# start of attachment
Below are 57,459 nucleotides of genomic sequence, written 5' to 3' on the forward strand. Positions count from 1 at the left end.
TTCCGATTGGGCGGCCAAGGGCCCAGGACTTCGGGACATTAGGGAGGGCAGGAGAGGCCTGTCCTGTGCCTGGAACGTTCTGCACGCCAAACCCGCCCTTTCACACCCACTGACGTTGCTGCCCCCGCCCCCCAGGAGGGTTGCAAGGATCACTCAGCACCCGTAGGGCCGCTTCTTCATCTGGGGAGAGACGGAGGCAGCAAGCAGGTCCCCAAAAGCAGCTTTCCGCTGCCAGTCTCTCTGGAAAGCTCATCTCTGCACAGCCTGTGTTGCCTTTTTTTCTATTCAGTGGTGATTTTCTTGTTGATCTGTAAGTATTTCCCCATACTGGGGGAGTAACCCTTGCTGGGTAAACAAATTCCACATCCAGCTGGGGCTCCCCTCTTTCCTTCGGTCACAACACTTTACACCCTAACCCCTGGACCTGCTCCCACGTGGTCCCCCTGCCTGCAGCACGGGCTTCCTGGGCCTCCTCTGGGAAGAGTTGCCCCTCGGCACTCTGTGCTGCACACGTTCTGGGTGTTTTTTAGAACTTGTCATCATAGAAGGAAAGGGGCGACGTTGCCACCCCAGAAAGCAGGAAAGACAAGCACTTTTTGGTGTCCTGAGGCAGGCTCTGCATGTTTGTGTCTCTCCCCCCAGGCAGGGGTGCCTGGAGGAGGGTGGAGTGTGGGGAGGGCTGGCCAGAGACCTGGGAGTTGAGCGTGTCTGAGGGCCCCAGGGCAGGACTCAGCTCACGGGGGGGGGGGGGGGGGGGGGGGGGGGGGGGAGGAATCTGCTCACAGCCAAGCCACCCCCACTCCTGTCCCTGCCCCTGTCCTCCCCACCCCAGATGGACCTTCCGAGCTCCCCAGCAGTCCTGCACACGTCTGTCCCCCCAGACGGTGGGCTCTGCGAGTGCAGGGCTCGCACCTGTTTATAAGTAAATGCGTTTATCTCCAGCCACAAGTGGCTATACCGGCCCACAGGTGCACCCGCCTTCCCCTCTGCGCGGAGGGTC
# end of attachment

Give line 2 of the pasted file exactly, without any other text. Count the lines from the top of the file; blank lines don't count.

TTCCGATTGGGCGGCCAAGGGCCCAGGACTTCGGGACATTAGGGAGGGCAGGAGAGGCCTGTCCTGTGCCTGGAACGTTCTGCACGCCAAACCCGCCCTTTCACACCCACTGACGTTGCTGCCCCCGCCCCCCAGGAGGGTTGCAAGGATCACTCAGCACCCGTAGGGCCGCTTCTTCATCTGGGGAGAGACGGAGGCAGCAAGCAGGTCCCCAAAAGCAGCTTTCCGCTGCCAGTCTCTCTGGAAAGCTCATCTCTGCACAGCCTGTGTTGCCTTTTTTTCTATTCAGTGGTGATTTTCTTGTTGATCTGTAAGTATTTCCCCATACTGGGGGAGTAACCCTTGCTGGGTAAACAAATTCCACATCCAGCTGGGGCTCCCCTCTTTCCTTCGGTCACAACACTTTACACCCTAACCCCTGGACCTGCTCCCACGTGGTCCCCCTGCCTGCAGCACGGGCTTCCTGGGCCTCCTCTGGGAAGAGTTGCCCCTCGGCACTCTGTGCTGCACACGTTCTGGGTGTTTTTTAGAACTTGTCATCATAGAAGGAAAGGGGCGACGTTGCCACCCCAGAAAGCAGGAAAGACAAGCACTTTTTGGTGTCCTGAGGCAGGCTCTGCATGTTTGTGTCTCTCCCCCCAGGCAGGGGTGCCTGGAGGAGGGTGGAGTGTGGGGAGGGCTGGCCAGAGACCTGGGAGTTGAGCGTGTCTGAGGGCCCCAGGGCAGGACTCAGCTCACGGGGGGGGGGGGGGGGGGGGGGGGGGGGGGGAGGAATCTGCTCACAGCCAAGCCACCCCCACTCCTGTCCCTGCCCCTGTCCTCCCCACCCCAGATGGACCTTCCGAGCTCCCCAGCAGTCCTGCACACGTCTGTCCCCCCAGACGGTGGGCTCTGCGAGTGCAGGGCTCGCACCTGTTTATAAGTAAATGCGTTTATCTCCAGCCACAAGTGGCTATACCGGCCCACAGGTGCACCCGCCTTCCCCTCTGCGCGGAGGGTC